#22. Laugh shamelessly at your own jokes.

Please don’t do this one I beseech you. Nothing spoils a joke like laughing at it after you make it. The efficacy of a joke lies in saying it and pausing for your audience to laugh or groan. If you laugh at yourself, the recipient of the joke is more likely than not to see you as an idiot who can’t tell a proper joke. I remember a woman from church who liked to tell puns based on Bible quotes. Some of them were not bad but she spoiled every one of them but immediately braying at the punchline. Oh the pain.

Sometimes the person telling the joke consciously or unconsciously laughs as they know the joke isn’t funny or their presentation isn’t very good: the laughter covers this up. Most of the time thems who laugh shamelessly at their own jokes suffer from The Dunning-Kruger effect viz. they are not aware as a joke-teller they are a bust and they are better to keep quiet.*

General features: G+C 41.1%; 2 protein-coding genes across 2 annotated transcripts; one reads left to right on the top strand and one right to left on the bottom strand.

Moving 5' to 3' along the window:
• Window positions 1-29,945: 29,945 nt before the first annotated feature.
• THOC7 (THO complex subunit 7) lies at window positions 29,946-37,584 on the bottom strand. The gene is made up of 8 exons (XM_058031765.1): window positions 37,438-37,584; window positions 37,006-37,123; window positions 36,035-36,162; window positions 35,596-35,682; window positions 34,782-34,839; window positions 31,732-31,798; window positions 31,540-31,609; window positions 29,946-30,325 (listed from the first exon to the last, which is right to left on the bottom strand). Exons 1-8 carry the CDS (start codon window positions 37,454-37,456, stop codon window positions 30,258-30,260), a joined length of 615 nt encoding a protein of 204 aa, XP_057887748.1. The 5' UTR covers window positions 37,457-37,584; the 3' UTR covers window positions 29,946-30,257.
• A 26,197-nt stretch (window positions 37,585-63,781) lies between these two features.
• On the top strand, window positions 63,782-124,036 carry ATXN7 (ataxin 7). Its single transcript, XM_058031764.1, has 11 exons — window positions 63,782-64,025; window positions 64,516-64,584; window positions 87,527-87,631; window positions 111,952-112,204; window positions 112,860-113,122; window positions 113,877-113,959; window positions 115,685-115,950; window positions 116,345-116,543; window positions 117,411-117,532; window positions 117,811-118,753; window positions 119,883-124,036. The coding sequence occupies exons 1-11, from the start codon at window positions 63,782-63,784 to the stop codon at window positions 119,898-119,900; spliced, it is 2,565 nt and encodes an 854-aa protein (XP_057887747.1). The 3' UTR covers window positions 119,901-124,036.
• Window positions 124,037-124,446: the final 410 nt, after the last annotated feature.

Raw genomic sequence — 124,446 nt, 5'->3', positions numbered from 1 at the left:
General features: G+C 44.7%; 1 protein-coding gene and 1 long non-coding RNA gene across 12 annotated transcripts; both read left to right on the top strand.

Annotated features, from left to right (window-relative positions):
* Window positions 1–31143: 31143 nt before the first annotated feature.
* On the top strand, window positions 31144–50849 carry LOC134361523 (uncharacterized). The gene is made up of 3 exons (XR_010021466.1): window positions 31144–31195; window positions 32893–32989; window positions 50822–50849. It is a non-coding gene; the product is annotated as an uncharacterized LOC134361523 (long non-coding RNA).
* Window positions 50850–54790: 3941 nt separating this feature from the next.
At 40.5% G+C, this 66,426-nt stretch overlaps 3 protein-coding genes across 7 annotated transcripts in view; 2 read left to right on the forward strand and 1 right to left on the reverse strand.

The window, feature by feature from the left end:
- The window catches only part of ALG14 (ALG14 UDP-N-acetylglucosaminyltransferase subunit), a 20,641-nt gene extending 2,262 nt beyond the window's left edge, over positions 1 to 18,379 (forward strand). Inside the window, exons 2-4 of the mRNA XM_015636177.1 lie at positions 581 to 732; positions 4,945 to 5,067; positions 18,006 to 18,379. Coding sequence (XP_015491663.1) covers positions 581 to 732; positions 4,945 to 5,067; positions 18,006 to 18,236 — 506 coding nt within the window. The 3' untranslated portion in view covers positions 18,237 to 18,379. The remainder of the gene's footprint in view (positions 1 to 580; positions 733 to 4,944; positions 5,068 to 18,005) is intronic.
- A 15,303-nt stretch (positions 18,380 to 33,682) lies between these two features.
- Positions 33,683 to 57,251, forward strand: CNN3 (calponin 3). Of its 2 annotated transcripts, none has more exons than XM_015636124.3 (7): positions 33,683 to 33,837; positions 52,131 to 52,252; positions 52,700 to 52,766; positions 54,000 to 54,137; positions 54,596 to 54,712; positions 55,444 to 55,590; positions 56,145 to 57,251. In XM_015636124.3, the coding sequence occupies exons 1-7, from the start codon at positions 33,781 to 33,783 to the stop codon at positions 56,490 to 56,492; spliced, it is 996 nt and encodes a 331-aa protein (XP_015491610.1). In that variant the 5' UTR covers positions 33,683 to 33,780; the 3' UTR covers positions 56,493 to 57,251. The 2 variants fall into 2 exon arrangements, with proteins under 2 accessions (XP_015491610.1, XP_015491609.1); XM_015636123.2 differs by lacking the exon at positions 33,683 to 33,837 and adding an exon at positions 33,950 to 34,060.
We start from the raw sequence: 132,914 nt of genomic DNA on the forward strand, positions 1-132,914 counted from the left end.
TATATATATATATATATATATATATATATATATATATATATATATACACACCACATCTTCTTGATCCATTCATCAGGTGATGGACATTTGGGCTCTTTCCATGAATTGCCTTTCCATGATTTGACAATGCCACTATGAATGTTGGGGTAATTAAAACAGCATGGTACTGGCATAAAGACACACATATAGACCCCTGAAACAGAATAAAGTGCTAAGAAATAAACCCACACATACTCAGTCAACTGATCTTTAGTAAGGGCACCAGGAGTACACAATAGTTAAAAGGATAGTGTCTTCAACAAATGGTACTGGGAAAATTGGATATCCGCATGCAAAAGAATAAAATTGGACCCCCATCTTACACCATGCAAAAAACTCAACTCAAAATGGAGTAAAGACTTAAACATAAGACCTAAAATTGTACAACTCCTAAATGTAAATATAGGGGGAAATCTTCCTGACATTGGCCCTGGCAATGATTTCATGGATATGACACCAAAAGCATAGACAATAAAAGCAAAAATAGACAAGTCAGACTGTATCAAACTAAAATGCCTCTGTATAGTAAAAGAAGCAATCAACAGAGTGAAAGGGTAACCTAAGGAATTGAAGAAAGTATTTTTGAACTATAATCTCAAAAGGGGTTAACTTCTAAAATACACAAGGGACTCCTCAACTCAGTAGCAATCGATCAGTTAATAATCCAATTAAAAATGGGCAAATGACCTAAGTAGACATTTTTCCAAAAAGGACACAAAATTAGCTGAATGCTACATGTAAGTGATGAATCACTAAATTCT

What I recommend laughing at your own foibles. This is better than beating yourself up and the laughter is more likely to lead to learning for less foibles later on. Errors and bungles have humor to them if you allow yourself to find it. If this sort of laughter is heard by others it becomes a mutual humor at the absurdity of life.

It can also change people laughing at you to laughing with you. Good for everyone.**

Whatever floats your goat

*I was never a fan of Bob Hope and Johnny Carson. They would make a cornball joke (often not funny) and stand back and wait for the audience to laugh in the expectation “I made a joke, now laugh at it’. They could have used a bit of laughing at their own jokes I suppose.

**Lily Tomlin was once asked what made her go into comedy. “Well, at an early age I realized everyone was laughing me so I thought I might as well try to be funny”.